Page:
Entries in compassion (9)


Quick Quiz: Bible Who, What, Why, and Where on Compassion

[This quiz is now closed. Stay tuned for your name in lights!]

Note: This quiz is based on the KJV translation of the Bible.

Compassion is putting kind thoughts and deeds into action. Take this quiz to see how much you know about a certain parable that Jesus told to help us understand what that means. Send in the correct answers to mywonderstudio@tfionline.com for your name in lights. Remember to include your name and age when you send in your answers.

HINT: All of the answers to this quiz can be found within one chapter of a certain Gospel.

  1. In what Gospel can you find the story of the Good Samaritan?
  2. In the story of the Good Samaritan, what city was the traveler who was beset by thieves going to?
  3. Who were the two men who passed by the traveler but did not help him?
  4. What did the Good Samaritan say to the innkeeper when he brought the wounded man to him?
  5. In answer to what question did Jesus tell the parable of the Good Samaritan?
  6.  “But a certain Samaritan, as he journeyed, came where he was: and when he saw him, he had _________ on him.”
  7. What was the profession of the man who asked Jesus, “What shall I do to inherit eternal life?”
  8.  “Thou shalt love the Lord thy God with all thy ________, and with all thy soul, and with all thy strength, and with all thy mind. …”
  9.  “…and [love] thy ________ as thyself. …”
  10. What character trait do you think The Good Samaritan portrayed?

S&S link: Christian Life and Faith: Biblical and Christian Foundation: Jesus—God’s Son-2b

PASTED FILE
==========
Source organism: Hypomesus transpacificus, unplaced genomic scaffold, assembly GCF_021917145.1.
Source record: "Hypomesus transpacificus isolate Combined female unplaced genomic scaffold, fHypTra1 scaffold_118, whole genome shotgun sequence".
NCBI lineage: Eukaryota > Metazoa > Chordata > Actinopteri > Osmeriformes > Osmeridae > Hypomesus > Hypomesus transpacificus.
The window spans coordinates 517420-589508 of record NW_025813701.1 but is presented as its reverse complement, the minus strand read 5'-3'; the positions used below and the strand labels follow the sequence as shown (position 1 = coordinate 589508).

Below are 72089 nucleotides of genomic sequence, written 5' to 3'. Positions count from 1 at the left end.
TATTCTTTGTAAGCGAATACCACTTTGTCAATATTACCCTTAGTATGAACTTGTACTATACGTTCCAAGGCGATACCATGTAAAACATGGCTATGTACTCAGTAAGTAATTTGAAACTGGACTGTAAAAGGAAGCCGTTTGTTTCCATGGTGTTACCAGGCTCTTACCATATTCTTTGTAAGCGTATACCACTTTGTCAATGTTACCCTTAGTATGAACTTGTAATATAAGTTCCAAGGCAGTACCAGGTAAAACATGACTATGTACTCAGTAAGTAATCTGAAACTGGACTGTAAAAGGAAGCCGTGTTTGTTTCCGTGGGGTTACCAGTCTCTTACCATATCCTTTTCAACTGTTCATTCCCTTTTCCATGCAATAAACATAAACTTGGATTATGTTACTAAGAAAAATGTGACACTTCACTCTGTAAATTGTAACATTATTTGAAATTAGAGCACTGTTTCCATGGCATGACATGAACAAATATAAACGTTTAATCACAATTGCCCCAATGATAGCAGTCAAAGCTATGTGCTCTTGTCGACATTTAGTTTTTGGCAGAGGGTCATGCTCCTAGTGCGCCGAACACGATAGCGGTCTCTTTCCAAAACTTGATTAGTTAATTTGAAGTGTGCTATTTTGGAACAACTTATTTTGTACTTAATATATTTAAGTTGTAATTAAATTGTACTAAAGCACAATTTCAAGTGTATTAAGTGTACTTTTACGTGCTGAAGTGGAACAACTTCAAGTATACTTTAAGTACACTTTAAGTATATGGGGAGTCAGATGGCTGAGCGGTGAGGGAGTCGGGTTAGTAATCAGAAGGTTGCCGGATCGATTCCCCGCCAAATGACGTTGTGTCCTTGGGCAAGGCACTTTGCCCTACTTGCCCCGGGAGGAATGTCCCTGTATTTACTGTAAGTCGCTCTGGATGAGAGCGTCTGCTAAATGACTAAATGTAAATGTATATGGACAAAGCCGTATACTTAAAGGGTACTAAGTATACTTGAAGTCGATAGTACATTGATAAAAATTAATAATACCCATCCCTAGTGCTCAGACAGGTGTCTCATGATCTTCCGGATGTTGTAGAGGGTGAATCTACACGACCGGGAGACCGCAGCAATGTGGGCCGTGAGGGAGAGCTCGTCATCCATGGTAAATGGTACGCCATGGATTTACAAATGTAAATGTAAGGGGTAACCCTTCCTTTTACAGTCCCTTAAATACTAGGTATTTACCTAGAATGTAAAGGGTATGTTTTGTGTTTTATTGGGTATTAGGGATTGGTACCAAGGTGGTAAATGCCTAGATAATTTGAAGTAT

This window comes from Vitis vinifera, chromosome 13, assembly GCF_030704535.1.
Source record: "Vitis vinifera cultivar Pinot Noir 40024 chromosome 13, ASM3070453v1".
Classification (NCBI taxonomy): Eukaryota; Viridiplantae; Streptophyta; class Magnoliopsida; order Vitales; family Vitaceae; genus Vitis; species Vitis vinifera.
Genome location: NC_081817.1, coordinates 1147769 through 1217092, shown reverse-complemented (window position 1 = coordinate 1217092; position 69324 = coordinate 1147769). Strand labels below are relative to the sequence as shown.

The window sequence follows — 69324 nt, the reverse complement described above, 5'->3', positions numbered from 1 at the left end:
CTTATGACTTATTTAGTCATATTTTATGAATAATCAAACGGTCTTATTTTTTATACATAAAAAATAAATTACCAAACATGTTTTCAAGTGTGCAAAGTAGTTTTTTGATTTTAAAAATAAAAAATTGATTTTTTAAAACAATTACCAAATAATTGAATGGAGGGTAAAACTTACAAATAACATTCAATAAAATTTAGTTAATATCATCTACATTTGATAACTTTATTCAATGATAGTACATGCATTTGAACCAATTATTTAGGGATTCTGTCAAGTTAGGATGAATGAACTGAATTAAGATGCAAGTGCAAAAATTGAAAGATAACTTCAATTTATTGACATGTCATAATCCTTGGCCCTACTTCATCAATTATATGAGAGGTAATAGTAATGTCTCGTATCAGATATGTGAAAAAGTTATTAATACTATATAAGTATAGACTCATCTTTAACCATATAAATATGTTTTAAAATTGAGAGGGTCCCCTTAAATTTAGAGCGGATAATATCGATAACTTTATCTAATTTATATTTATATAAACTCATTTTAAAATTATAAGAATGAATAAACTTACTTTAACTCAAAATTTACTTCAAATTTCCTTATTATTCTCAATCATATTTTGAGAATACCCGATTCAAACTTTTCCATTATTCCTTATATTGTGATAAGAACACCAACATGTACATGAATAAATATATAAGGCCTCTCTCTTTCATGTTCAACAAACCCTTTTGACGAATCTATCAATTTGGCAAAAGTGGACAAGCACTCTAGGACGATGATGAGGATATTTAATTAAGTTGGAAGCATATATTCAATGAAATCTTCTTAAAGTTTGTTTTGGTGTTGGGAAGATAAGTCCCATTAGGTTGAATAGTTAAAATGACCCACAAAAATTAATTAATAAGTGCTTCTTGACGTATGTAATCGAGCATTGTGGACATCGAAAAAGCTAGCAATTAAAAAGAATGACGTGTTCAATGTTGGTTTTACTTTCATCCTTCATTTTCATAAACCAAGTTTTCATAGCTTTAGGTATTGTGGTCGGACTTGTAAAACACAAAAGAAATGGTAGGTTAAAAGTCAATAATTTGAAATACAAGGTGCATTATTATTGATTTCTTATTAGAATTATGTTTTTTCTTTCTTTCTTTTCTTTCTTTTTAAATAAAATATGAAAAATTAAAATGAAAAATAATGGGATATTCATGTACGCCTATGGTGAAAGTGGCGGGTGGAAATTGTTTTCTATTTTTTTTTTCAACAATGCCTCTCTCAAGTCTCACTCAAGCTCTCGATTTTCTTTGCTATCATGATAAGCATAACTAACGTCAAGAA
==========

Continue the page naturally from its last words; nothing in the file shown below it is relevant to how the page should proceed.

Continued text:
Authored by R. A. Watterson.
Copyright © 2011 by The Family International.


"A Son at the Length" 

(Proverbs 29:21)
Note: This story uses British spelling.

Brandishing a wooden toy sword, eleven-year-old Marcellus Gallus scampered around the dusty grounds of his parents' Roman villa, fighting imaginary foes and riding an imaginary horse.

"Come at me, if you will!" he yelled, challenging his imaginary fiends. Dropping his sword, he fell, rolling in the dust as he clutched his shoulder's imaginary wound.

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Audio: Madeleine’s Misdemeanor 

Note: This story uses British spelling.

Compassion is understanding and caring about someone who is in trouble or has made a mistake.1

Fifteen year-old Madeleine McNally had made a mistake. Well, not just a mistake—it was a huge, embarrassing blow-it, and she was in deep trouble. Actually, considering the reaction of her friends, peers, and overseers, it was more as though she had committed a capital offence.2

She wasn't like … my friend, or anything.

Compassion is feeling the pain of someone who is in trouble even if you do not know that person.

She wasn't even the type of girl I cared to hang around with, and neither was I the type who would fit in with her friends, which had been many due to Madeleine's physical attractiveness and outspoken, let-it-all-hang-out, daredevil nature. Now these traits had led her into trouble, causing her presumed friends to disown her. I supposed it served her right, really, but my mind kept wandering back to some points from a recent character-building class I had been studying at home, “Pity in Practice.” …

When people feel bad or find themselves in trouble, they usually feel very much alone. Feeling alone can make things even worse. At such times, people start to believe that no one understands or cares about them at all.

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